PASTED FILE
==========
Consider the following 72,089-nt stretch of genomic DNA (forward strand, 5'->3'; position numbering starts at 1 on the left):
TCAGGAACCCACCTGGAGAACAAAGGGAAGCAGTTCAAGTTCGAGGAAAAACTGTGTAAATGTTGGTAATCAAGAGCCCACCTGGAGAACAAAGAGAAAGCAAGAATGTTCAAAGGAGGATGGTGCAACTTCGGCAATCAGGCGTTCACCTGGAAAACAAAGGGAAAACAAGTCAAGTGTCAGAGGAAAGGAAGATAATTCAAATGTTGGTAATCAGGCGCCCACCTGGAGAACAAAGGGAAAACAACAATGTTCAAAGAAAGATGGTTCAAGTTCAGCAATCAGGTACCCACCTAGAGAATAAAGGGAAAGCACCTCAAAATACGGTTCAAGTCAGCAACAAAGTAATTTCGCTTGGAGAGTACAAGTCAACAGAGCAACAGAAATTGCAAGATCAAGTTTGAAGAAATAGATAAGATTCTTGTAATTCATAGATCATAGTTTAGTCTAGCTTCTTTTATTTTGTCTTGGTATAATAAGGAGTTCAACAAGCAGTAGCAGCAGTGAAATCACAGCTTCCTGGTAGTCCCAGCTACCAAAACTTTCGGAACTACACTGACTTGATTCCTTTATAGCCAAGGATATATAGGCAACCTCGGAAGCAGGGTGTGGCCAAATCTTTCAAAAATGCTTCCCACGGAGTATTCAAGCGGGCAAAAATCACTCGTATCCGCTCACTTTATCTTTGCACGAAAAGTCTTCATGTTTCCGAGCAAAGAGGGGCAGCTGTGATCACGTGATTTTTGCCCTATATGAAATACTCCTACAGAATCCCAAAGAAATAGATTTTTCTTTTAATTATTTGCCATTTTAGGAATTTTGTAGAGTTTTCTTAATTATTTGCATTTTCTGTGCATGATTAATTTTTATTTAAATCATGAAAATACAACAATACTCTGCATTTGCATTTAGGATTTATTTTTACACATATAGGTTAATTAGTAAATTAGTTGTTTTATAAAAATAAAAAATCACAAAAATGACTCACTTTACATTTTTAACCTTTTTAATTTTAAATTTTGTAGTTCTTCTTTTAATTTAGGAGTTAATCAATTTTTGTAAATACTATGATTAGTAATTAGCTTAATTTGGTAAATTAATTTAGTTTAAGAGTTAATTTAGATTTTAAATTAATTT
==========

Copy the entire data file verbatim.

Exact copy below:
Consider the following 72,089-nt stretch of genomic DNA (forward strand, 5'->3'; position numbering starts at 1 on the left):
TCAGGAACCCACCTGGAGAACAAAGGGAAGCAGTTCAAGTTCGAGGAAAAACTGTGTAAATGTTGGTAATCAAGAGCCCACCTGGAGAACAAAGAGAAAGCAAGAATGTTCAAAGGAGGATGGTGCAACTTCGGCAATCAGGCGTTCACCTGGAAAACAAAGGGAAAACAAGTCAAGTGTCAGAGGAAAGGAAGATAATTCAAATGTTGGTAATCAGGCGCCCACCTGGAGAACAAAGGGAAAACAACAATGTTCAAAGAAAGATGGTTCAAGTTCAGCAATCAGGTACCCACCTAGAGAATAAAGGGAAAGCACCTCAAAATACGGTTCAAGTCAGCAACAAAGTAATTTCGCTTGGAGAGTACAAGTCAACAGAGCAACAGAAATTGCAAGATCAAGTTTGAAGAAATAGATAAGATTCTTGTAATTCATAGATCATAGTTTAGTCTAGCTTCTTTTATTTTGTCTTGGTATAATAAGGAGTTCAACAAGCAGTAGCAGCAGTGAAATCACAGCTTCCTGGTAGTCCCAGCTACCAAAACTTTCGGAACTACACTGACTTGATTCCTTTATAGCCAAGGATATATAGGCAACCTCGGAAGCAGGGTGTGGCCAAATCTTTCAAAAATGCTTCCCACGGAGTATTCAAGCGGGCAAAAATCACTCGTATCCGCTCACTTTATCTTTGCACGAAAAGTCTTCATGTTTCCGAGCAAAGAGGGGCAGCTGTGATCACGTGATTTTTGCCCTATATGAAATACTCCTACAGAATCCCAAAGAAATAGATTTTTCTTTTAATTATTTGCCATTTTAGGAATTTTGTAGAGTTTTCTTAATTATTTGCATTTTCTGTGCATGATTAATTTTTATTTAAATCATGAAAATACAACAATACTCTGCATTTGCATTTAGGATTTATTTTTACACATATAGGTTAATTAGTAAATTAGTTGTTTTATAAAAATAAAAAATCACAAAAATGACTCACTTTACATTTTTAACCTTTTTAATTTTAAATTTTGTAGTTCTTCTTTTAATTTAGGAGTTAATCAATTTTTGTAAATACTATGATTAGTAATTAGCTTAATTTGGTAAATTAATTTAGTTTAAGAGTTAATTTAGATTTTAAATTAATTT